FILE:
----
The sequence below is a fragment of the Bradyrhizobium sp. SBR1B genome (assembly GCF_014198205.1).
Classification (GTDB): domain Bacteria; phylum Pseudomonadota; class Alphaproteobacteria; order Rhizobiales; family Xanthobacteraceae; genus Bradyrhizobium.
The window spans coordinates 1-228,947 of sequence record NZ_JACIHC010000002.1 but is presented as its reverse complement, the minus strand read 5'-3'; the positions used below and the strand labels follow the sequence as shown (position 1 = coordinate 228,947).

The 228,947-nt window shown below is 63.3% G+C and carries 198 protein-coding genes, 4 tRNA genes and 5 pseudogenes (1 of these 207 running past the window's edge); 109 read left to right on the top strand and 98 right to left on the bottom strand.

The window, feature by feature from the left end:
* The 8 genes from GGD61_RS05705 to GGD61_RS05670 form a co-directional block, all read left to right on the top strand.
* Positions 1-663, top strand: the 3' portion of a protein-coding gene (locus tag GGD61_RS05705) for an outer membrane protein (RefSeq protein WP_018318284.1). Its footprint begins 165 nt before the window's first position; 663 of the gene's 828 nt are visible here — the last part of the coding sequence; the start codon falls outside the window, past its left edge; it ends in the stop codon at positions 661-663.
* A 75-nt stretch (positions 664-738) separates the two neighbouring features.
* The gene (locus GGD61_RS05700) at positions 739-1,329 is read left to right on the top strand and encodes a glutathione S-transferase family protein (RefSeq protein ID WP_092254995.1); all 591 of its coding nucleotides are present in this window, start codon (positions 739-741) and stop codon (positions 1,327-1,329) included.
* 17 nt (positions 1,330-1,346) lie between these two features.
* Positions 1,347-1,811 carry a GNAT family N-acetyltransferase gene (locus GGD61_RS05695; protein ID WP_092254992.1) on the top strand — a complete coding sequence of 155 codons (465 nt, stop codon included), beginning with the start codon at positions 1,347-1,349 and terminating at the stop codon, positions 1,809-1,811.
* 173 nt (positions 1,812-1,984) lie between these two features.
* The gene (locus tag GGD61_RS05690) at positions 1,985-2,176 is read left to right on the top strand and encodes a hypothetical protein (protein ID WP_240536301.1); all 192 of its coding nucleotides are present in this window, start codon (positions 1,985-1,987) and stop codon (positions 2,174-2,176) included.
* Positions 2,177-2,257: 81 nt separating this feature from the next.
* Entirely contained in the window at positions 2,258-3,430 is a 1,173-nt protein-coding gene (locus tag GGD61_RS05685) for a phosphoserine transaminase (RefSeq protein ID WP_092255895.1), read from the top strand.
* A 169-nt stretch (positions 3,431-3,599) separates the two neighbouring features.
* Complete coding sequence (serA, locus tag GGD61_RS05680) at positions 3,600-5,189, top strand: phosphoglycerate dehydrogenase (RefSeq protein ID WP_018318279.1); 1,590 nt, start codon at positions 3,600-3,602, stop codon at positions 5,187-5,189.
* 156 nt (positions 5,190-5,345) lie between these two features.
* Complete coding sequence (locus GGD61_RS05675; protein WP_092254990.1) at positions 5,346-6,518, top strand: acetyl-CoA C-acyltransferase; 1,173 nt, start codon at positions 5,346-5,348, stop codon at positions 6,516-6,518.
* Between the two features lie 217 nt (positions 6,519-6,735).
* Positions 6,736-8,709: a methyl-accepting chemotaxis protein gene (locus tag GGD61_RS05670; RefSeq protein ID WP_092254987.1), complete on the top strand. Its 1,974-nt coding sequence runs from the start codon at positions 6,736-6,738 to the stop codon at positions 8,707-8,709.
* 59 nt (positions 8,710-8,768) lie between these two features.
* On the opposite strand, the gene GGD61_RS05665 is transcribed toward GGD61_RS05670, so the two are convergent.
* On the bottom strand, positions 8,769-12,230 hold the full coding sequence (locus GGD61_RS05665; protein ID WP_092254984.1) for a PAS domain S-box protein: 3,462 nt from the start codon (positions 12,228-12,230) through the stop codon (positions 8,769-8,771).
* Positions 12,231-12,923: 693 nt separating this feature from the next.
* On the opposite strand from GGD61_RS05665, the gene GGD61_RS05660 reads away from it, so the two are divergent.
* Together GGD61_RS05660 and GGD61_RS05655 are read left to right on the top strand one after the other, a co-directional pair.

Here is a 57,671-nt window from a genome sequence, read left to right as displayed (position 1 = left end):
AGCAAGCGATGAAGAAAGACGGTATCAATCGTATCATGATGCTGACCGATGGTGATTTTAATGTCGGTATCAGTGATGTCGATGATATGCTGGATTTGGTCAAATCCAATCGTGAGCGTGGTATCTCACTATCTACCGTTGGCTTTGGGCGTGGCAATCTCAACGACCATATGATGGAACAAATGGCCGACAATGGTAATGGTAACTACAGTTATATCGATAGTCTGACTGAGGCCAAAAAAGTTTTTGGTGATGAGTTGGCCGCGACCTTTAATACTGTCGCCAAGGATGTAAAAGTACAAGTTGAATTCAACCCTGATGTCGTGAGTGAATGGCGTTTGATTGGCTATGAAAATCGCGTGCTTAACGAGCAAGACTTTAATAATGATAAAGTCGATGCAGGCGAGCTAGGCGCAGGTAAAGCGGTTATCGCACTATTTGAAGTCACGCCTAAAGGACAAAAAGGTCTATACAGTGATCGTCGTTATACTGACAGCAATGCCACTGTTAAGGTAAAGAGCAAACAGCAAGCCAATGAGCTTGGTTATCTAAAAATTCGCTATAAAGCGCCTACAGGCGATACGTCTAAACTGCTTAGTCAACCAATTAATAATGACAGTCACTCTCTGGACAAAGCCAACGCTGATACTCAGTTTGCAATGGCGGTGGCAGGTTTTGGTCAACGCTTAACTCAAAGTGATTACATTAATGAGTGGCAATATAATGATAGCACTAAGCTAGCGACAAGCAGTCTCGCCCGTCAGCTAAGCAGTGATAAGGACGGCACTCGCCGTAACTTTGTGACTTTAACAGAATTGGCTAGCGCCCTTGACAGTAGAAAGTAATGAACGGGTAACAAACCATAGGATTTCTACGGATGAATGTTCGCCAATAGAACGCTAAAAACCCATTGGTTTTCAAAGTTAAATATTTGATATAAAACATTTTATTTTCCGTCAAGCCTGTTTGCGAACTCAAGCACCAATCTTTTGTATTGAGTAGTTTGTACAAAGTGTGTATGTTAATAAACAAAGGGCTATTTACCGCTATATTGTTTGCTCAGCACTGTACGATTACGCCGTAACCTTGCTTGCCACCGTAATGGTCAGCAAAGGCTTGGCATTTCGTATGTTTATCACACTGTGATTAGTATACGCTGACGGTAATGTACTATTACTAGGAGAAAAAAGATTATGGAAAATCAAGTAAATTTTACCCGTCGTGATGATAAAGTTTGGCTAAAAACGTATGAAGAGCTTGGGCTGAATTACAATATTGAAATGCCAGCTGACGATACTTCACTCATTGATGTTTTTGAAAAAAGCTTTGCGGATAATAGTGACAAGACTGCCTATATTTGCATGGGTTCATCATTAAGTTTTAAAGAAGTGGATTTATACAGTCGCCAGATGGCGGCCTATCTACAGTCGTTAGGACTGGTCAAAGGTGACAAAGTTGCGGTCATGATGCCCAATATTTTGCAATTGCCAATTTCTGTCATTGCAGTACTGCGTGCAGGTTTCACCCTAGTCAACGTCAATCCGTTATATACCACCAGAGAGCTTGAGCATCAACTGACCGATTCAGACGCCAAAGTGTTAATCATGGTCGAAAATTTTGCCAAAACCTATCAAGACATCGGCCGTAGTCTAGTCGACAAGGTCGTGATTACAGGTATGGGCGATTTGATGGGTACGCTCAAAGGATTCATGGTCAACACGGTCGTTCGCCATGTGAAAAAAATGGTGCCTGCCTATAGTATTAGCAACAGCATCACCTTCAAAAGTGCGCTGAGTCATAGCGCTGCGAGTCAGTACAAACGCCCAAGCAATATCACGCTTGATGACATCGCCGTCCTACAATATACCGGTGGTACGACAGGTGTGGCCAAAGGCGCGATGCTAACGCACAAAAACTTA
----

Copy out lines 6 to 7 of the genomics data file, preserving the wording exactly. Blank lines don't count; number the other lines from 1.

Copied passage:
* The 8 genes from GGD61_RS05705 to GGD61_RS05670 form a co-directional block, all read left to right on the top strand.
* Positions 1-663, top strand: the 3' portion of a protein-coding gene (locus tag GGD61_RS05705) for an outer membrane protein (RefSeq protein WP_018318284.1). Its footprint begins 165 nt before the window's first position; 663 of the gene's 828 nt are visible here — the last part of the coding sequence; the start codon falls outside the window, past its left edge; it ends in the stop codon at positions 661-663.